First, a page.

The question of whether this indistinguishability was intentional or not grows curiouser upon watching Hillman & Callan’s 1982 return to the life of Adrian Wilde, DOUBLE EXPOSURE. In present day interviews, Hillman describes the film an an origin story or prequel to the events of THE PHOTOGRAPHER, though it more effectively serves as a retconning of the character, since there is little to no mention of Wilde’s despised mother or the incident from the previous film that scarred him, DOUBLE EXPOSURE takes away one family member, but provides Wilde with an actual brother, B.J. (James Stacy), a stuntman adapting to the loss of an arm and a leg, a role specifically written for the real-life double amputee actor. And while again, the movie presents a spate of model murders investigated by comically ill-equipped (but this time less condescending) detectives, in this tale there is reason to question whether or not Wilde is responsible for the killings. Overall, it is a more straightforward and less peculiar production than THE PHOTOGRAPHER, but by giving Wilde a direct blood relation that bears resemblance to him and with whom there’s mutual affection, Hillman still plays a “can you tell these men apart, really” game.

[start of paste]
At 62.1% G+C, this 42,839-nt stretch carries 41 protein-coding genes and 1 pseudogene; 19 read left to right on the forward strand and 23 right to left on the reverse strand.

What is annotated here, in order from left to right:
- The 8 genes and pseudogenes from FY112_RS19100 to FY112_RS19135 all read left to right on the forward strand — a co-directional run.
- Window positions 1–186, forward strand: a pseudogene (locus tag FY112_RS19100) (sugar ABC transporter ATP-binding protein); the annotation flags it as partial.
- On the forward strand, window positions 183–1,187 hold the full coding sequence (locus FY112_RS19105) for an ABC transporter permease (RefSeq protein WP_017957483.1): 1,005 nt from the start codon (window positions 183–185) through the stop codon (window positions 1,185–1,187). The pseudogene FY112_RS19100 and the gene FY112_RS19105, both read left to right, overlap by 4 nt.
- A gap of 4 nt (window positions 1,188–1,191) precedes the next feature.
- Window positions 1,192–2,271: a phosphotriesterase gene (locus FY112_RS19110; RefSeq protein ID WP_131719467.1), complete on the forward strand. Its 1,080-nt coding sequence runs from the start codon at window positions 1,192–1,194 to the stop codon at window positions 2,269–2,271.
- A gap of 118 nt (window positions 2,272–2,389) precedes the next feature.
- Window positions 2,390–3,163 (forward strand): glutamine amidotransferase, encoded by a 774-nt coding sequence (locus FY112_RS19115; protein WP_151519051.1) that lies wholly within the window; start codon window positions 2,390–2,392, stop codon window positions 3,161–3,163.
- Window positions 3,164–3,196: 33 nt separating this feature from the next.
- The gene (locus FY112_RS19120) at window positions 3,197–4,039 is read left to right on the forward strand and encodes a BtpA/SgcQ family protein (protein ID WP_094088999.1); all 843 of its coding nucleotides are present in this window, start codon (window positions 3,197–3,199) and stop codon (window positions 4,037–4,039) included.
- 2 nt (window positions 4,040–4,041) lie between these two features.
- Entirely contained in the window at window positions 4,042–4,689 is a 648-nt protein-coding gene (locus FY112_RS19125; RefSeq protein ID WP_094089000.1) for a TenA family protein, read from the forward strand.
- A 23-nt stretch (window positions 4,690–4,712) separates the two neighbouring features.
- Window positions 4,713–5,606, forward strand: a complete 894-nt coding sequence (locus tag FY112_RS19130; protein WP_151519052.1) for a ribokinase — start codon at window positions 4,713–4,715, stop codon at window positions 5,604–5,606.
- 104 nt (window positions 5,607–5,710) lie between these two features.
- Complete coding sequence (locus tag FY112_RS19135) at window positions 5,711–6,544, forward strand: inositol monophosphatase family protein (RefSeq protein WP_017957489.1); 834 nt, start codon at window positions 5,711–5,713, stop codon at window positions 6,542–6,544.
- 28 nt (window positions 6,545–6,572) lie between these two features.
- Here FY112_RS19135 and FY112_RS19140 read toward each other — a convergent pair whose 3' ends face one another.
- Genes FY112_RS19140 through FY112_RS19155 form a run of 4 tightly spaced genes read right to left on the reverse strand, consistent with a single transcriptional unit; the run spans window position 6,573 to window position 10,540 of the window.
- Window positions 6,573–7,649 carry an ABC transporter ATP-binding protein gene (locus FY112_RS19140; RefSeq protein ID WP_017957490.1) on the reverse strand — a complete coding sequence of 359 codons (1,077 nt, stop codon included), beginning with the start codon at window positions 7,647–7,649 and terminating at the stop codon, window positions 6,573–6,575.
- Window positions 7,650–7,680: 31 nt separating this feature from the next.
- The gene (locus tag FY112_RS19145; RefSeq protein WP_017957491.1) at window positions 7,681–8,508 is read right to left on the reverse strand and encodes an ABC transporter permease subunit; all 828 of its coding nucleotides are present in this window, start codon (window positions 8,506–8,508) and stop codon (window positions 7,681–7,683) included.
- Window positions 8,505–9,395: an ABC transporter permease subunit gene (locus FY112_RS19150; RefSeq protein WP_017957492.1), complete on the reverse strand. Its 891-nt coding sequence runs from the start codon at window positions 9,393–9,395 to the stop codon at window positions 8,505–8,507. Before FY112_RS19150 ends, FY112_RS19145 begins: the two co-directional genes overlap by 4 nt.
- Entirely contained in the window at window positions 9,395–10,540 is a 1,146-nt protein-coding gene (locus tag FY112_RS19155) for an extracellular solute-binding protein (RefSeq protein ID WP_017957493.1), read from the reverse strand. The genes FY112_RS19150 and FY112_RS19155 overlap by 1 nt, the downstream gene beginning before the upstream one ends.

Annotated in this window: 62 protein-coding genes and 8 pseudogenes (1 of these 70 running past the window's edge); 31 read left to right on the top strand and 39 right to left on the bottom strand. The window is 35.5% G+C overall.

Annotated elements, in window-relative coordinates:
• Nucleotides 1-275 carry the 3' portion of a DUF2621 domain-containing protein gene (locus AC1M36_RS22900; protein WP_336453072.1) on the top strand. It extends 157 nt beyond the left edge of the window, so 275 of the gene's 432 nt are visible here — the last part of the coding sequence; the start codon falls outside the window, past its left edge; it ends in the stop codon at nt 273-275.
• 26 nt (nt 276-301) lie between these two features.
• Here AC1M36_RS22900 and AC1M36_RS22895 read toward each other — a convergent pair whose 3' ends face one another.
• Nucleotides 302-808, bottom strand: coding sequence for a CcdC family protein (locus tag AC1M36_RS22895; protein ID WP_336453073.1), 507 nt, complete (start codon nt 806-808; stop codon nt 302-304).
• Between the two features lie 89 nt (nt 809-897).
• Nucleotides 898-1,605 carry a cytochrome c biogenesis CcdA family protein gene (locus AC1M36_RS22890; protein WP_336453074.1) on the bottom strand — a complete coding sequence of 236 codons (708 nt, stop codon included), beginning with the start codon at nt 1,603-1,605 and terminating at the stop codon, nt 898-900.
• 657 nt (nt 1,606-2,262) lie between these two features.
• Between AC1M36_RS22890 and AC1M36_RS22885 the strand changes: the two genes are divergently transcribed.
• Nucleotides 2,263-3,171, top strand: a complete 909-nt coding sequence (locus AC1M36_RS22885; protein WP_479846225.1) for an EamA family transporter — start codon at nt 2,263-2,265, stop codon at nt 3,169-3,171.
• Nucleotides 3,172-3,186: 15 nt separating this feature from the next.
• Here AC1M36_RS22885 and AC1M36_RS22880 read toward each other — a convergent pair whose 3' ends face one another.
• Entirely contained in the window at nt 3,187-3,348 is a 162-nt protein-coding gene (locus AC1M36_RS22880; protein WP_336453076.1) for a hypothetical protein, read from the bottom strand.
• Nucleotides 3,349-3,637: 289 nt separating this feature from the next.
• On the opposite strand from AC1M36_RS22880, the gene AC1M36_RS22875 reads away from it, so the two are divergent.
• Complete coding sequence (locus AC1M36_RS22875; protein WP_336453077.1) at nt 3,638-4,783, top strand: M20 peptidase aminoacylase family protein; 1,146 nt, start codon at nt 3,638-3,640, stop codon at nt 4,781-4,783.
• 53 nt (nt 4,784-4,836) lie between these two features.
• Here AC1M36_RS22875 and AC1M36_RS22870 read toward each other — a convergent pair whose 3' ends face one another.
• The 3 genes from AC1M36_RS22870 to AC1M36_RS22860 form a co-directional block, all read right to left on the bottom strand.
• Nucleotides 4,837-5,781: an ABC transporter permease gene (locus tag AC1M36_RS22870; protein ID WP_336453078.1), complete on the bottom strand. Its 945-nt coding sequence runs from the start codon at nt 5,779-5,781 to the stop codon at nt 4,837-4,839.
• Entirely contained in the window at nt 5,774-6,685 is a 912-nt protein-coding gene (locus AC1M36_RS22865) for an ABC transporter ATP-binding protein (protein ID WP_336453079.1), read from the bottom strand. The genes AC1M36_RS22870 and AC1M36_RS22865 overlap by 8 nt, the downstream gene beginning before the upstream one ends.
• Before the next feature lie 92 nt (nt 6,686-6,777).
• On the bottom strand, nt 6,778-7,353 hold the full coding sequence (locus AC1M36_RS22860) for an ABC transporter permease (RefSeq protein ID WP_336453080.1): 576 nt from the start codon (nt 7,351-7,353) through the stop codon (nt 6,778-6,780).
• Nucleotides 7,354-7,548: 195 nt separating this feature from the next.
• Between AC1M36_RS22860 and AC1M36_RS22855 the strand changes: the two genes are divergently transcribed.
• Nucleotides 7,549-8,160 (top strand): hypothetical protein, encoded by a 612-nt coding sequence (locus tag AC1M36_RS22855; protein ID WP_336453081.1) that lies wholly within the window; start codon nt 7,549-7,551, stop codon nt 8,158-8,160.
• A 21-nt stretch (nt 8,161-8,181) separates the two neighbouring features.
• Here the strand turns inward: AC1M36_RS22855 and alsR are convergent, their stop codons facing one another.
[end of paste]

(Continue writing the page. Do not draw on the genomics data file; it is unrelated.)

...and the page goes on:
It’s also within reason to contemplate whether Hillman’s screenplay had been influenced in any way by one of the film’s executive producers, another actor-turned-filmmaker, John Hayes, a struggling playwright who took the occasional acting role in wholesome fare as Disney’s THE SHAGGY D.A., but created films that were anything but family friendly. Writer Stephen Thrower, in his deeply researched history book of exploitation filmmaking NIGHTMARE USA, wrote of Hayes, “What’s striking about [his] career trajectory is the way that he returns, time and time again, to the experiences of his childhood, revisiting familial traumas in a variety of settings, from melodrama to horror to hardcore.” And Adrian Wilde’s grudge with his mother lines up thematically with similar instances of horrid parenting in Hayes’ films MAMA’S DIRTY GIRLS, DREAM NO EVIL, and GRAVE OF THE VAMPIRE. In his talk with Joe Rubin on the commentary track for DOUBLE EXPOSURE, Hillman suggests he does not need outside inspiration, saying “I don’t want to copy anybody. I hope I don’t ever do that. Everything I try to do is original...Everything is macabre [and] I have my own sick mind.” Still, his and Hayes’ collective antagonists could easily form their own bowling team.